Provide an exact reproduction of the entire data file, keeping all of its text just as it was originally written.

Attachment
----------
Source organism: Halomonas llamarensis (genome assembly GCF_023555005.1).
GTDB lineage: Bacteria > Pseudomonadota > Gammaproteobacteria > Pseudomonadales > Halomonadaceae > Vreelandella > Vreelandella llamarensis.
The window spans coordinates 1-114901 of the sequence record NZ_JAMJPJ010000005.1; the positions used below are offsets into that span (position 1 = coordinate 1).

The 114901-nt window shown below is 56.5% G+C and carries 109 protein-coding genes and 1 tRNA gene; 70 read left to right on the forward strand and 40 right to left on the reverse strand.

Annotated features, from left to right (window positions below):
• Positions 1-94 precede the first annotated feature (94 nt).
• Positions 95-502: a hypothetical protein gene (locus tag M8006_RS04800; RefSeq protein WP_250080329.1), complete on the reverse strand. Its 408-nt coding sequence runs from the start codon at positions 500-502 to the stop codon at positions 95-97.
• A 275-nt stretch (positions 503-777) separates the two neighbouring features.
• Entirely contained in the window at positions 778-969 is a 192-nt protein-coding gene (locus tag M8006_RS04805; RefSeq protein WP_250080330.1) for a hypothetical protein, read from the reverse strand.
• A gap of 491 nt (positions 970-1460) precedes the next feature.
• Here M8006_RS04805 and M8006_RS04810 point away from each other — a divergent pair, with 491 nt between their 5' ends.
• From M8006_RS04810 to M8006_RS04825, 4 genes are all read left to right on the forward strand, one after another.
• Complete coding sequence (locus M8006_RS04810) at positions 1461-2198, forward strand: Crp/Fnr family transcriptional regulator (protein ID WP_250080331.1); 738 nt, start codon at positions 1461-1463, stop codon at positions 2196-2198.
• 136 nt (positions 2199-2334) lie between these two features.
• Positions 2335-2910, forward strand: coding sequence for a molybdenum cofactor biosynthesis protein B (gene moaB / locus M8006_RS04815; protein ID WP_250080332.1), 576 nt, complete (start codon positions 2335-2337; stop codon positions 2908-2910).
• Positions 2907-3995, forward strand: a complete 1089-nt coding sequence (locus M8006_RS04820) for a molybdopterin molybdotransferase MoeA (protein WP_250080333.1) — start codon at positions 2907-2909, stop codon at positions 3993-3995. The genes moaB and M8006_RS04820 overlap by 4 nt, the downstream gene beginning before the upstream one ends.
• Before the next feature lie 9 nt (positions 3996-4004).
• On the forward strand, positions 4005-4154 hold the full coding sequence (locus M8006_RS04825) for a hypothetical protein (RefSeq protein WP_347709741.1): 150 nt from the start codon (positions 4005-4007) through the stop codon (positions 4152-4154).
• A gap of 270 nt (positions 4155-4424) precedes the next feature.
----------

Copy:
Source organism: Halomonas llamarensis (genome assembly GCF_023555005.1).
GTDB lineage: Bacteria > Pseudomonadota > Gammaproteobacteria > Pseudomonadales > Halomonadaceae > Vreelandella > Vreelandella llamarensis.
The window spans coordinates 1-114901 of the sequence record NZ_JAMJPJ010000005.1; the positions used below are offsets into that span (position 1 = coordinate 1).

The 114901-nt window shown below is 56.5% G+C and carries 109 protein-coding genes and 1 tRNA gene; 70 read left to right on the forward strand and 40 right to left on the reverse strand.

Annotated features, from left to right (window positions below):
• Positions 1-94 precede the first annotated feature (94 nt).
• Positions 95-502: a hypothetical protein gene (locus tag M8006_RS04800; RefSeq protein WP_250080329.1), complete on the reverse strand. Its 408-nt coding sequence runs from the start codon at positions 500-502 to the stop codon at positions 95-97.
• A 275-nt stretch (positions 503-777) separates the two neighbouring features.
• Entirely contained in the window at positions 778-969 is a 192-nt protein-coding gene (locus tag M8006_RS04805; RefSeq protein WP_250080330.1) for a hypothetical protein, read from the reverse strand.
• A gap of 491 nt (positions 970-1460) precedes the next feature.
• Here M8006_RS04805 and M8006_RS04810 point away from each other — a divergent pair, with 491 nt between their 5' ends.
• From M8006_RS04810 to M8006_RS04825, 4 genes are all read left to right on the forward strand, one after another.
• Complete coding sequence (locus M8006_RS04810) at positions 1461-2198, forward strand: Crp/Fnr family transcriptional regulator (protein ID WP_250080331.1); 738 nt, start codon at positions 1461-1463, stop codon at positions 2196-2198.
• 136 nt (positions 2199-2334) lie between these two features.
• Positions 2335-2910, forward strand: coding sequence for a molybdenum cofactor biosynthesis protein B (gene moaB / locus M8006_RS04815; protein ID WP_250080332.1), 576 nt, complete (start codon positions 2335-2337; stop codon positions 2908-2910).
• Positions 2907-3995, forward strand: a complete 1089-nt coding sequence (locus M8006_RS04820) for a molybdopterin molybdotransferase MoeA (protein WP_250080333.1) — start codon at positions 2907-2909, stop codon at positions 3993-3995. The genes moaB and M8006_RS04820 overlap by 4 nt, the downstream gene beginning before the upstream one ends.
• Before the next feature lie 9 nt (positions 3996-4004).
• On the forward strand, positions 4005-4154 hold the full coding sequence (locus M8006_RS04825) for a hypothetical protein (RefSeq protein WP_347709741.1): 150 nt from the start codon (positions 4005-4007) through the stop codon (positions 4152-4154).
• A gap of 270 nt (positions 4155-4424) precedes the next feature.